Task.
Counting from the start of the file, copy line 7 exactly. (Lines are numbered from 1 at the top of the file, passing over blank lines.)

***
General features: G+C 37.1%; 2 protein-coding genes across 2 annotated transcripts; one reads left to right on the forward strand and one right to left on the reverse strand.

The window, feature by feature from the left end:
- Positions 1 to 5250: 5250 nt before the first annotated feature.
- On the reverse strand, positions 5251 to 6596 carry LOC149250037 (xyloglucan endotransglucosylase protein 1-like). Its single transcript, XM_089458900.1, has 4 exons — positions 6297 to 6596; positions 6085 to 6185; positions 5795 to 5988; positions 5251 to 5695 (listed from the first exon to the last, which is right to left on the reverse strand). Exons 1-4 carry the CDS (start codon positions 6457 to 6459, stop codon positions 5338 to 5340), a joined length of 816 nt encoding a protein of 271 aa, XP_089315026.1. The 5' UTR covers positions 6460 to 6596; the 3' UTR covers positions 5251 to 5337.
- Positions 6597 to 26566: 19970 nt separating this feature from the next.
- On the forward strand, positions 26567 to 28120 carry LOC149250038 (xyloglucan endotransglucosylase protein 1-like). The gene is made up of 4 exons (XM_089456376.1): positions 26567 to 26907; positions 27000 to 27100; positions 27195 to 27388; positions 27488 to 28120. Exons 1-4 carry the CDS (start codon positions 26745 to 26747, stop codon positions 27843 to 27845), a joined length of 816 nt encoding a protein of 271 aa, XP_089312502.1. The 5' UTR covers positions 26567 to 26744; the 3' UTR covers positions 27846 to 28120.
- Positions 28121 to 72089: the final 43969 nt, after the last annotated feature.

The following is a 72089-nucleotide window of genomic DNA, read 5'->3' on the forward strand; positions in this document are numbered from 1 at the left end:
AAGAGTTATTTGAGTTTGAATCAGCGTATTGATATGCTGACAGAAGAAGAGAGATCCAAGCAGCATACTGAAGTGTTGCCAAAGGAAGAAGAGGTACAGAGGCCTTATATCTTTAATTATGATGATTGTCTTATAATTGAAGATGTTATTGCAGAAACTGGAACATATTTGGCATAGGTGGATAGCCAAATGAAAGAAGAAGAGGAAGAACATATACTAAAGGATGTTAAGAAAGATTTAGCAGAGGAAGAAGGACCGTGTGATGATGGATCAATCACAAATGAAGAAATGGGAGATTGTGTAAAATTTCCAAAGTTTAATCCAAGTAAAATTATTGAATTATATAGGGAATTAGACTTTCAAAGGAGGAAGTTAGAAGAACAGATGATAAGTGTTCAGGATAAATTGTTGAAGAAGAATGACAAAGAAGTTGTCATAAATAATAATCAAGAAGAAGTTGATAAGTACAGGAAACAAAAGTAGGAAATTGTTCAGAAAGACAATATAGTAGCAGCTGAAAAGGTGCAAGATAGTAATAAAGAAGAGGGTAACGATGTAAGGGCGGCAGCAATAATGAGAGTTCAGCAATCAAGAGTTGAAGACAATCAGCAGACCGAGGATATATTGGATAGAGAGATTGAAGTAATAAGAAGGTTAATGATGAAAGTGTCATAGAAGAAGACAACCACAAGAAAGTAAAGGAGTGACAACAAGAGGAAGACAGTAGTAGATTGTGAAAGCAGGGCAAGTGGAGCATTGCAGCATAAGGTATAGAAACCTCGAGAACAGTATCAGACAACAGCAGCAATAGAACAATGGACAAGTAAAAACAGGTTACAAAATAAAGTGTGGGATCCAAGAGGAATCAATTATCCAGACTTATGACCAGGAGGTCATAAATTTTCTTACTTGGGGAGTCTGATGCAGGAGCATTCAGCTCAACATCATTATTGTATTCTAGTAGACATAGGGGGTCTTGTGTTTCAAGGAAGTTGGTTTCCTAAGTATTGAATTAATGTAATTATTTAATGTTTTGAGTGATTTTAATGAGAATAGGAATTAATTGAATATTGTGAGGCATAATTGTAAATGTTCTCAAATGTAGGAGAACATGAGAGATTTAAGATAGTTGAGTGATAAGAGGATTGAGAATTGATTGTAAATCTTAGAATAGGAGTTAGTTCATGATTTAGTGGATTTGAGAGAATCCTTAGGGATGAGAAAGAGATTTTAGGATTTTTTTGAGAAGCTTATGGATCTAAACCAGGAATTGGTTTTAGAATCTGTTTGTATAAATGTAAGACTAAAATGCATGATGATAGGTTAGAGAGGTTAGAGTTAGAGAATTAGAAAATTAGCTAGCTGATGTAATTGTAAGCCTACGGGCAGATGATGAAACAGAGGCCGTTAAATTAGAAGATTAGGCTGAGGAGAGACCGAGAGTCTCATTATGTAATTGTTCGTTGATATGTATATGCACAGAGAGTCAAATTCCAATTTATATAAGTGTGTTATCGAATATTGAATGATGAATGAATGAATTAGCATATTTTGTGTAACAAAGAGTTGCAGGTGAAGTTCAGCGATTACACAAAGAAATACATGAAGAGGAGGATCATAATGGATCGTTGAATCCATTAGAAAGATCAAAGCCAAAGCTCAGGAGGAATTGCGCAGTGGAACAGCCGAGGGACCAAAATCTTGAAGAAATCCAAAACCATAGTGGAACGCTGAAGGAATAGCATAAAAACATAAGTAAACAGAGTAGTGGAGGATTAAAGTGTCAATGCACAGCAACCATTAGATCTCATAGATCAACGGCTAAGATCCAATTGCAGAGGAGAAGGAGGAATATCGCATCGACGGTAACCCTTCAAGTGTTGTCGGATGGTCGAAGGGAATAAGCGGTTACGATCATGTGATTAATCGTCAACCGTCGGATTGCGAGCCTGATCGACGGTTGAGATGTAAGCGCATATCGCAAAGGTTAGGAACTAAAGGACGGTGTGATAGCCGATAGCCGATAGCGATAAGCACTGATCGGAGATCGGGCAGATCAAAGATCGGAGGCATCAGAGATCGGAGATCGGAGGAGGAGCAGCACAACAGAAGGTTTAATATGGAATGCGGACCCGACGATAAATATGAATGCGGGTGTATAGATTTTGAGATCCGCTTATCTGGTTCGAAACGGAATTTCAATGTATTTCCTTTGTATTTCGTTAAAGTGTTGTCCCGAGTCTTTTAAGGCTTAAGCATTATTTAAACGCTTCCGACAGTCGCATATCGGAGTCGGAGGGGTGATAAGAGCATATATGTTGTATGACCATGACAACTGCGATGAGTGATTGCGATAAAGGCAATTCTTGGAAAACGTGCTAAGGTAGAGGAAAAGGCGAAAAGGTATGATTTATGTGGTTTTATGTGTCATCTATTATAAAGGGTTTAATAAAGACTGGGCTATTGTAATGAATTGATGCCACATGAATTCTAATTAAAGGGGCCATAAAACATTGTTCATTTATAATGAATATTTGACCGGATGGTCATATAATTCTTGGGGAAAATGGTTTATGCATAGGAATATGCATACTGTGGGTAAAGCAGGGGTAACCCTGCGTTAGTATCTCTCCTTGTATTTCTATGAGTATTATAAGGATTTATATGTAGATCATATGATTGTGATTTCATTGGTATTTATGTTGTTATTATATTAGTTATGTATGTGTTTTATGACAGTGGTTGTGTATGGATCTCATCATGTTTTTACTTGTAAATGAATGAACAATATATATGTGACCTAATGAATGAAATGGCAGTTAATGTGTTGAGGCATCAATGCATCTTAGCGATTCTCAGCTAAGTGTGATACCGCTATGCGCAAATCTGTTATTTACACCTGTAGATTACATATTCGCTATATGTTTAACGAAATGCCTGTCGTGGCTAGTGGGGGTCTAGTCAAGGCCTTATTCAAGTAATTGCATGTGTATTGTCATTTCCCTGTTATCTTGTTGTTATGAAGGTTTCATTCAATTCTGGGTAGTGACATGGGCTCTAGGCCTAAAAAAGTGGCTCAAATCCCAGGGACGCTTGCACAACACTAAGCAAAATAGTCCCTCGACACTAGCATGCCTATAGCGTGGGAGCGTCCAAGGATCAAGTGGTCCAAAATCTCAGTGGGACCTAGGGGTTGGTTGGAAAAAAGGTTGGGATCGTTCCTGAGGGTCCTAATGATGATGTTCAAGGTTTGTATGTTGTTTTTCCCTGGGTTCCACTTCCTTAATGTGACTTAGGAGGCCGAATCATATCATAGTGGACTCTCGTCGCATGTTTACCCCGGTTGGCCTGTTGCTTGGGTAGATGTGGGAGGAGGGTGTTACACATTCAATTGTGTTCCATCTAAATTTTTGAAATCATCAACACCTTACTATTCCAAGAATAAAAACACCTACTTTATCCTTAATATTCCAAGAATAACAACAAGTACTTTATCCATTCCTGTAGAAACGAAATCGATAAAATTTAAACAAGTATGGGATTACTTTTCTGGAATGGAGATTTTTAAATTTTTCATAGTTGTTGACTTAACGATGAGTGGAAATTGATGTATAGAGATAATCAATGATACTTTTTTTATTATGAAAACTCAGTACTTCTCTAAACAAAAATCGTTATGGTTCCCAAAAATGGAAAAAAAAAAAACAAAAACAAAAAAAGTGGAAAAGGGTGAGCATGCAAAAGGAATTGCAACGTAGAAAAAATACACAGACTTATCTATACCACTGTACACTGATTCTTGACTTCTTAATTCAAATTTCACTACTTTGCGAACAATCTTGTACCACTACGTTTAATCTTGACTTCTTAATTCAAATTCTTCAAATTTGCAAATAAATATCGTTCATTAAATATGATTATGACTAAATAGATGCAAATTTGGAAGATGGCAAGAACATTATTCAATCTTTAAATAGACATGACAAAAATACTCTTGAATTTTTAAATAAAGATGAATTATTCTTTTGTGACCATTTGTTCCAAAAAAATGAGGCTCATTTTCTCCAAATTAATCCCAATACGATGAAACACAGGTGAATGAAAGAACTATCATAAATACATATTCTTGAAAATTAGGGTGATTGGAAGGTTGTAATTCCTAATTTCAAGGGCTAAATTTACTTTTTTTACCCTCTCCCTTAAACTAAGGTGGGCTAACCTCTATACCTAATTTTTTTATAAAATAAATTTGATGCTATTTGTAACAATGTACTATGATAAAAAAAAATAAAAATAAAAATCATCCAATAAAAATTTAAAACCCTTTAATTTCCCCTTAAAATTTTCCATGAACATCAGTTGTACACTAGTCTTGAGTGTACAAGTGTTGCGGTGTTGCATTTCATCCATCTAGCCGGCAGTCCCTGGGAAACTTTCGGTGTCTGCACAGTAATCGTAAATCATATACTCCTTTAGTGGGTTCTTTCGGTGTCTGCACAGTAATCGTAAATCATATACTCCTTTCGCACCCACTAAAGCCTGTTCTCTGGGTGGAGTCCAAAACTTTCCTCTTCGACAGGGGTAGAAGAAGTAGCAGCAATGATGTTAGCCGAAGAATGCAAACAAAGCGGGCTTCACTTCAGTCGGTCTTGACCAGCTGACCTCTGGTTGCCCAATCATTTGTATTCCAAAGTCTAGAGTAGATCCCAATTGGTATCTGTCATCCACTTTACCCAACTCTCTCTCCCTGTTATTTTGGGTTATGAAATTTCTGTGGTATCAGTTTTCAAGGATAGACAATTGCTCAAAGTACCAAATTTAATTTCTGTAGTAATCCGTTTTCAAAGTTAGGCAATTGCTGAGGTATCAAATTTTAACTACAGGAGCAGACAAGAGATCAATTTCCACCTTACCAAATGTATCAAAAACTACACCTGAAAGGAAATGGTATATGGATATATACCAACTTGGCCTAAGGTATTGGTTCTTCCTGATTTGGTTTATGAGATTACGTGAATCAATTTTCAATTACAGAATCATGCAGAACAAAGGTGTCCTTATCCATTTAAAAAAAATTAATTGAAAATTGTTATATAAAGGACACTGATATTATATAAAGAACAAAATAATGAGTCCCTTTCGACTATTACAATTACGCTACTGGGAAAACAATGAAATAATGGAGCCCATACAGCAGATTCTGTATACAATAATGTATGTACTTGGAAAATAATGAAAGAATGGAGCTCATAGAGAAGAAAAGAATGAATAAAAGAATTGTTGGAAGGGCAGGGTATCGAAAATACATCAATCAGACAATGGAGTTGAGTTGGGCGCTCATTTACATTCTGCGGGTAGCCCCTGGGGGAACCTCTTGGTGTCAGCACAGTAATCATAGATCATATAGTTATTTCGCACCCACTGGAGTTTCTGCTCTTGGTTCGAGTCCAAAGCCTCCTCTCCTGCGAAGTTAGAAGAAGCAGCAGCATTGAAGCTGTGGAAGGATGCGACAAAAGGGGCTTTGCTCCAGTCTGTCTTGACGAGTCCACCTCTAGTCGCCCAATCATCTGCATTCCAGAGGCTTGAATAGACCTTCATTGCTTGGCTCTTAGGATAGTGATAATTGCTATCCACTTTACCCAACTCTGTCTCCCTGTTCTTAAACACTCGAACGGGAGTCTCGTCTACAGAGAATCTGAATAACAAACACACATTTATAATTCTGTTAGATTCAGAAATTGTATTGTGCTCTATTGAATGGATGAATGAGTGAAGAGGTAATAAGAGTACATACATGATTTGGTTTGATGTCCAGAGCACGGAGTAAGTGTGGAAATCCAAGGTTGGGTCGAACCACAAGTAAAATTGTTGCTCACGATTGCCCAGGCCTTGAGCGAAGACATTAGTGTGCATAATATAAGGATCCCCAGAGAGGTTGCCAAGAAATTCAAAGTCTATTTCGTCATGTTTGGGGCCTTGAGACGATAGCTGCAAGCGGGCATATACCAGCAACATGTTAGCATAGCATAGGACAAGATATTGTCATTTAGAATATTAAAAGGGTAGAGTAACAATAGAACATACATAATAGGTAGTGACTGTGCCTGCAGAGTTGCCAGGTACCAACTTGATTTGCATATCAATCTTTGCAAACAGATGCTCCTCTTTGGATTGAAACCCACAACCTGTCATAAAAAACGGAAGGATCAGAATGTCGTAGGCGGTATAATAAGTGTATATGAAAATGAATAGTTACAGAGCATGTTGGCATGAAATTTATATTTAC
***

- Positions 28121 to 72089: the final 43969 nt, after the last annotated feature.